In January 1970, at the end of a five-hour town council meeting, a sole voice of opposition stood against an otherwise unanimous vote to renew a permit. The renewal, requested by the Northeast Petroleum Refinery, Inc. was the company’s first step toward building an oil refinery in Tiverton, R.I. The voice of opposition belonged to a new councilwoman, Louise Durfee.
By August of that same year, Northeast Petroleum Refining Inc. presented its proposal for an oil refinery along the northwestern coast of Tiverton and immediately launched a persuasive public relations campaign. The company hosted parties throughout the Sakonnet River area, distributing—what the opposition began calling—“those glossy brochures” that boasted a long list of benefits that would accompany the refinery’s construction: an increase in employment opportunities, a decrease in taxes, explosions in the housing and banking markets.
|This early model depicted Northeastern petroleum's proposed refinery plans.|
(Image credit: Herald Times, August 12, 1970)
However, the brochures neglected to address what Durfee and her acquaintances knew to be larger concerns: threats to air quality, the infamous crude oil stench, and, above all, a compromised local ecosystem.
Long before a simple Google search could retrieve these facts and statistics for curious residents, and without regulatory bodies like the Department of Environmental Management or Coastal Resources Management Council to monitor the proposal, Durfee and the rest of the opposition had to take extraordinary measures to inform Tiverton’s residents about the risks associated with Northeast Petroleum’s proposed project.
The day after the proposal went public, Durfee, who had once worked with an oil company in New York, John Canulla, a retired IRS officer who had traveled the country collecting and writing reports on oil refineries, John Scanlon, a public relations consultant, and others met in Durfee’s home to strategize.Their efforts resulted in the creation of Save Our Community, an organization with two simple goals. First, they endeavored to circulate a petition of the project. Second, they set about collecting donations to fund an objective investigation into the economic and environmental impacts of the Northeast Petroleum refinery. They wanted the community to know the information that wasn’t on “those glossy brochures.”
From September to November of the same year, Save Our Community held a series of public hearings and put their hired attorney, Jim Edwards, at the helm. Edwards worked tirelessly on the case for months and treated the hearings like a courtroom. He brought in biologists, ecologists and economists to address the lack of refinery safety precautions, the ability of the town to respond to a fire or spill, the inflation of Northeast Petroleum’s production and employment projections, and, of course, the irreversible impacts of the refinery on the local environment.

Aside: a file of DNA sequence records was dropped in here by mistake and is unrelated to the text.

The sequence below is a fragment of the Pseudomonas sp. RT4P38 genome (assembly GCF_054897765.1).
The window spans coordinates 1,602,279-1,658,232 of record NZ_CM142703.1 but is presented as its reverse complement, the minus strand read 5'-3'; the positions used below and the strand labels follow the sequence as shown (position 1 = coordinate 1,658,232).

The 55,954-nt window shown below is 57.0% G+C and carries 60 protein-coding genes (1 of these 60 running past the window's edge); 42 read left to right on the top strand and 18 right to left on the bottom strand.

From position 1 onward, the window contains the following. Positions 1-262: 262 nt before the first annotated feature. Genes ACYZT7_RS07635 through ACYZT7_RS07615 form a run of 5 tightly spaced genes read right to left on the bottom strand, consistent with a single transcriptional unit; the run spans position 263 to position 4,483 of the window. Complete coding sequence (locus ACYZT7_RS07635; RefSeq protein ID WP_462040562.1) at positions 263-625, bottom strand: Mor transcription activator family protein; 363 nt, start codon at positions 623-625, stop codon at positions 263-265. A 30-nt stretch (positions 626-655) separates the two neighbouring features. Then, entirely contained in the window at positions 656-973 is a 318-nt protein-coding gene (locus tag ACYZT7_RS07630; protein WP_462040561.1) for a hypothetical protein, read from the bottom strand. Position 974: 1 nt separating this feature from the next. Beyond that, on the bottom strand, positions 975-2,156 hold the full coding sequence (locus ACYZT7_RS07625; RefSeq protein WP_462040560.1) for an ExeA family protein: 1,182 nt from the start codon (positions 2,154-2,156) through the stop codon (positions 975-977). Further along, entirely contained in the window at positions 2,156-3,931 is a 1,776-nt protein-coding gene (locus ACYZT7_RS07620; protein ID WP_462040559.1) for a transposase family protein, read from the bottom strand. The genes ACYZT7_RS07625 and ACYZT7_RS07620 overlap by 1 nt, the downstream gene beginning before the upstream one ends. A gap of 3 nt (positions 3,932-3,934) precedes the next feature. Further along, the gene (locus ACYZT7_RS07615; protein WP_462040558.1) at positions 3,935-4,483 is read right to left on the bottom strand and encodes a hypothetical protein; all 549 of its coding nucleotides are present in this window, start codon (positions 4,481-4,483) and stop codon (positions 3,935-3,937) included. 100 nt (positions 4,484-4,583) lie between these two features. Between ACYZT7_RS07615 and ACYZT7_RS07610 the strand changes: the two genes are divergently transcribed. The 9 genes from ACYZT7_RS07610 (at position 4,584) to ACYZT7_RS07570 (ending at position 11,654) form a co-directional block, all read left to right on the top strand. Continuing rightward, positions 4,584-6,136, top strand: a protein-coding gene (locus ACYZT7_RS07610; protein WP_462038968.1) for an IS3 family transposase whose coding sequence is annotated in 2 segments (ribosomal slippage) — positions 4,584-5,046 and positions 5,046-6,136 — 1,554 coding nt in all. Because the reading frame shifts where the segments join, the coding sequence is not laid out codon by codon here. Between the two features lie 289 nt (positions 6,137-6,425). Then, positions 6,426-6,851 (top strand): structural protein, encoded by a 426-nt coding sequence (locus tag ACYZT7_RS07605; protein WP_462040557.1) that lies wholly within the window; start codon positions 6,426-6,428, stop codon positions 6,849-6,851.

Support for the refinery began to plummet. In papers across the region, letters-to-the-editor and reader-submitted cartoons opposing the project flooded the weeklies’ pages. Canulla’s reports from spills around the nation ran alongside them, serving as cautionary tales, and United States Senators Claiborne Pell and John O. Pastore made statements against the project.
Finally, in a frighteningly close 4-3 vote, the Tiverton Town Council defeated the project by rejecting the zoning request presented by Northeast Petroleum in November 1970.
But this was just the beginning, and while members of Save Our Community celebrated a victory in their initial challenge to defeat the Tiverton refinery, they could not ignore the feeling that similar battles were on the horizon, not only in Tiverton, but across Rhode Island. The grassroots organization resituated itself to serve all of Narragansett Bay, changed its name to Save The Bay, appointed Scanlon as its first Executive Director. In later years, Durfee would serve as the organization’s fifth Board President.
While the locations of the battles, the nature of the threats, and the individuals involved may have changed over the years, many things remain the same. Those involved with Save The Bay remain tireless. They seek to inform and be informed. They recognize that the responsibility of protecting and improving a resource as great as Narragansett Bay is not one to be taken lightly. And they continue, though perhaps now in a more metaphorical sense, to track down the information missing from the “glossy brochure” and share it with all who will listen.